Queensland 2023-24 State Budget

On June 13, 2023, Queensland Treasurer Cameron Dick delivered the 2023-24 Queensland Budget, marking the eighth budget of the Palaszczuk government. 

The Treasurer has dubbed this “the budget for tomorrow” with substantial investments in infrastructure, education and health. The budget also includes substantial cost-of-living relief measures in the form of rebates, designed to provide relief to Queensland families without exacerbating inflationary pressures. 

To view the complete Queensland Budget Papers’ click here.

For more information, please contact Hawker Britton’s Associate Director Mike Tegg on [email protected] or Policy and Business Analyst, Ankita Panjratan at [email protected] 

Fiscal Outlook 

Following growth of 4.4 per cent in 2021–22, the Queensland economy is forecast to grow by a further 2 per cent in 2022–23, and strengthen to 3 per cent growth in both 2023–24 and 2024–25. 

Higher interest rates continue to filter through to borrowers, with consumption growth expected to slow materially over the coming year as household budgets are impacted.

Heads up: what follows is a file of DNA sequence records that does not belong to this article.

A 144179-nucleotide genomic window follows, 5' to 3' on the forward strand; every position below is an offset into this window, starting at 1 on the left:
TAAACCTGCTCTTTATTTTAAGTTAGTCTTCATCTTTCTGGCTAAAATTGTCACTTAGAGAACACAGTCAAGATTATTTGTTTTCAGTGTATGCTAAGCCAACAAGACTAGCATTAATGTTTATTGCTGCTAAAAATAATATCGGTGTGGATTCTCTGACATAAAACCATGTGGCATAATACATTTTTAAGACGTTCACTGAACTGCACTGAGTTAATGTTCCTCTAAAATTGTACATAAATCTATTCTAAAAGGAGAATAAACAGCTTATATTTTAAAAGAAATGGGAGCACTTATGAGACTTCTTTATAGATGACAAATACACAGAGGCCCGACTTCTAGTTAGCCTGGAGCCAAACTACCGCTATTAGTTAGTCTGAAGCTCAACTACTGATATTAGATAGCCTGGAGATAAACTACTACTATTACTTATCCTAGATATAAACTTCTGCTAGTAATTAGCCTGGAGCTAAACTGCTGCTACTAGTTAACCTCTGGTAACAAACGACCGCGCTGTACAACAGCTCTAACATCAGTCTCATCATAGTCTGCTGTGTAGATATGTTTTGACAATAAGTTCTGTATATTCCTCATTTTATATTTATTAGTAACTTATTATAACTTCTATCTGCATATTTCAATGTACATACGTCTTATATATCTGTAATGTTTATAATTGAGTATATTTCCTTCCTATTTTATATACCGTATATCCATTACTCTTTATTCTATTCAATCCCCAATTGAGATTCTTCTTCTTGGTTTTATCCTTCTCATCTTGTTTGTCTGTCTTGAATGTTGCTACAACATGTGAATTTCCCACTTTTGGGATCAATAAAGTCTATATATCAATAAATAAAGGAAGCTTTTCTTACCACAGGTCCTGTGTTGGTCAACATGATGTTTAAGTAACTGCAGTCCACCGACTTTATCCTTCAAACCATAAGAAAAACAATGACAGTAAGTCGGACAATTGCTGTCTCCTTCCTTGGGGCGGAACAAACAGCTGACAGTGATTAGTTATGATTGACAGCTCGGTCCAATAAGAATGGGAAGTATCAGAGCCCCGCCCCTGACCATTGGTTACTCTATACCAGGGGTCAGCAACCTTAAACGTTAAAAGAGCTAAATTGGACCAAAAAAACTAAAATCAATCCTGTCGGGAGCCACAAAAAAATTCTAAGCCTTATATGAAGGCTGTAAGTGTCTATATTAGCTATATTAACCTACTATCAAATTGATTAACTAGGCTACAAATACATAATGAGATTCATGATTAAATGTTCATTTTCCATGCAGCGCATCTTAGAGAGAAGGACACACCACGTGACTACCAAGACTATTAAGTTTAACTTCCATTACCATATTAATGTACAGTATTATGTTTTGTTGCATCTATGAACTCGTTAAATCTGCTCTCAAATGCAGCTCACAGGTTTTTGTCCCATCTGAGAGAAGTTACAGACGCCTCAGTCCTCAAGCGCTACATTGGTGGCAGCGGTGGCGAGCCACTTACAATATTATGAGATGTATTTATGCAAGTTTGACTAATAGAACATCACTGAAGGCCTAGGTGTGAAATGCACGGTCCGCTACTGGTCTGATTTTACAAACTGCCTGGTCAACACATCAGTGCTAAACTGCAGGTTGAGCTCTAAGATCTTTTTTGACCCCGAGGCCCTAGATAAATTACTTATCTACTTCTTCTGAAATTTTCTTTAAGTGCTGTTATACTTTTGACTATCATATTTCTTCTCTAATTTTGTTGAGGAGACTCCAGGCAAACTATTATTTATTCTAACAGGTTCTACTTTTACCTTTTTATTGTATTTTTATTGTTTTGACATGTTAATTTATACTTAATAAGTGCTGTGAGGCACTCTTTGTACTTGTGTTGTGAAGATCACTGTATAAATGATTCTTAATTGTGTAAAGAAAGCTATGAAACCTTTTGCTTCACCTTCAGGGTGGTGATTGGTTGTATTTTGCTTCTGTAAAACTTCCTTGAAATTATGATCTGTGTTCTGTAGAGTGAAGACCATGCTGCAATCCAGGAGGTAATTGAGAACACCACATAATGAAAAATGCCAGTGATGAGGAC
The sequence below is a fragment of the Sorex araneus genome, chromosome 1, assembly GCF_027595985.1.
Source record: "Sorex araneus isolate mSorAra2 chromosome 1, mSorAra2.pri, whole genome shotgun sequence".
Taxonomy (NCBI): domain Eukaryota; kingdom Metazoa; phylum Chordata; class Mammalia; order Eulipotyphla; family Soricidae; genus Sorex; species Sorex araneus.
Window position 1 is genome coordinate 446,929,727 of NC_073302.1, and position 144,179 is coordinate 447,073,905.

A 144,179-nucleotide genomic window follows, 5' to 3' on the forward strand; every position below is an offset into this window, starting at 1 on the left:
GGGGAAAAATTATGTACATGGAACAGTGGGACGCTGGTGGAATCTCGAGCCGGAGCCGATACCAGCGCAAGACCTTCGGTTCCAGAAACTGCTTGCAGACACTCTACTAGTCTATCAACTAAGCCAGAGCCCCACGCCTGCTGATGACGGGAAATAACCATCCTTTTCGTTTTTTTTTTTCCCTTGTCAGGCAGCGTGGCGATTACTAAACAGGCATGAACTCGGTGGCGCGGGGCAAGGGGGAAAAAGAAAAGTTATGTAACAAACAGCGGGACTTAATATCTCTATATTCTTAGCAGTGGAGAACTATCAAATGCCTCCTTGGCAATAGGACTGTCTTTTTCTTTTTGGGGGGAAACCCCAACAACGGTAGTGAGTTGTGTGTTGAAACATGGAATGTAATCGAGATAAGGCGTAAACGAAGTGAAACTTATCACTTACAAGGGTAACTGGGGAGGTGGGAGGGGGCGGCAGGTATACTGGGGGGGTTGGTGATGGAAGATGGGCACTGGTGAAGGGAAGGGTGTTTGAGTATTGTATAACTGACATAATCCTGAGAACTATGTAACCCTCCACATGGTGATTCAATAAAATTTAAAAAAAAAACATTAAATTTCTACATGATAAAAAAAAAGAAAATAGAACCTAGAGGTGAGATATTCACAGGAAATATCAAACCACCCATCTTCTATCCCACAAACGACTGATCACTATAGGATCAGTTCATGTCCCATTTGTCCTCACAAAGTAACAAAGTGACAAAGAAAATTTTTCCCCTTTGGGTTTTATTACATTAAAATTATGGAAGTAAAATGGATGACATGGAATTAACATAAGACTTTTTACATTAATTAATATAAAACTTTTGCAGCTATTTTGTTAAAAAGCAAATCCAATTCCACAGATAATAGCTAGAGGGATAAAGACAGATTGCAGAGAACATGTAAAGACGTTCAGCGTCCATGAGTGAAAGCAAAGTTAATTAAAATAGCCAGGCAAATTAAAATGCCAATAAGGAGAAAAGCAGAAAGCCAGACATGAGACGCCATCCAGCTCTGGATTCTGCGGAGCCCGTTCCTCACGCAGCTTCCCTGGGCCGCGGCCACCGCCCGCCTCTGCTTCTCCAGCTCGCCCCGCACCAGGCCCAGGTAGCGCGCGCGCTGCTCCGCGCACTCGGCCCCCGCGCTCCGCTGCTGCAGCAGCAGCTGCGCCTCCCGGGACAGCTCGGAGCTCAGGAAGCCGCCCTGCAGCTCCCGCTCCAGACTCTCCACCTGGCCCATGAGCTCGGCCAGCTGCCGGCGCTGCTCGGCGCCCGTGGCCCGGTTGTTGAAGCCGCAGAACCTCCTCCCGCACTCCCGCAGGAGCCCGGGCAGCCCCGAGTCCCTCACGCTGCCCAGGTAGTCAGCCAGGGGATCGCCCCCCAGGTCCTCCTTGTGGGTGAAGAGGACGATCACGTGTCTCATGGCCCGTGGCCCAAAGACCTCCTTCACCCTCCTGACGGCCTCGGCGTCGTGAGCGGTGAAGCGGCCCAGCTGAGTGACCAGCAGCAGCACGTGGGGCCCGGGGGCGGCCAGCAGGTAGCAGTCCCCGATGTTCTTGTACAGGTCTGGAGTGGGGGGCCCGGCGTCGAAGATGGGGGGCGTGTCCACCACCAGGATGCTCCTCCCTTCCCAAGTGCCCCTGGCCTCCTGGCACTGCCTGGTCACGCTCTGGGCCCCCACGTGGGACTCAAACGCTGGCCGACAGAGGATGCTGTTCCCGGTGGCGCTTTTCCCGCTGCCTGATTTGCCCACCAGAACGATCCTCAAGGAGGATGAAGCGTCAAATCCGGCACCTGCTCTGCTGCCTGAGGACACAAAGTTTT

The economic growth profile also reflects temporary domestic and international supply constraints, which have negatively impacted private investment, especially housing construction, and the overseas trade sector in 2022–23.

The 2023-24 Budget operates at a net operating surplus of more than $12 billion.

The General Government Sector revenue is estimated to total $87.6 billion in 2022–23, up $13.4 billion compared with 2021–22. This is $13.7 billion higher than estimated in the 2022–23 Queensland Budget, with this upward revision largely driven by:

  • $10.5 billion increase in royalties, reflecting the strength in coal and oil prices across 2022 and early 2023
  • $1.7  billion increase in tax revenue, reflecting the strength of the state’s domestic economy, including the state’s job growth and labour market performance.

General Government Sector borrowing in 2023–24 will be $8.7 billion lower compared to the 2022–23 Budget and remain $2.2 billion lower by 30 June 2026 compared to the 2022–23 Budget estimate.

Employment growth is expected to remain strong at 3¼ per cent in 2022–23 and Queensland’s unemployment rate is forecast to stay low at 4¼ per cent in 2023–24.

Cost of living 

To address the cost of living crisis, the budget allocates $8.2 billion in total concessions funding in 2023–24. This includes:

  • $645 million over 4 years for 15 hours per week of free kindy for all 4-year-olds
    • $120 million to retain workers in the sector
  • $1.48 Billion for additional electricity bill support to households and small businesses:
    • $550 Cost of Living Rebate on electricity bills to all Queensland households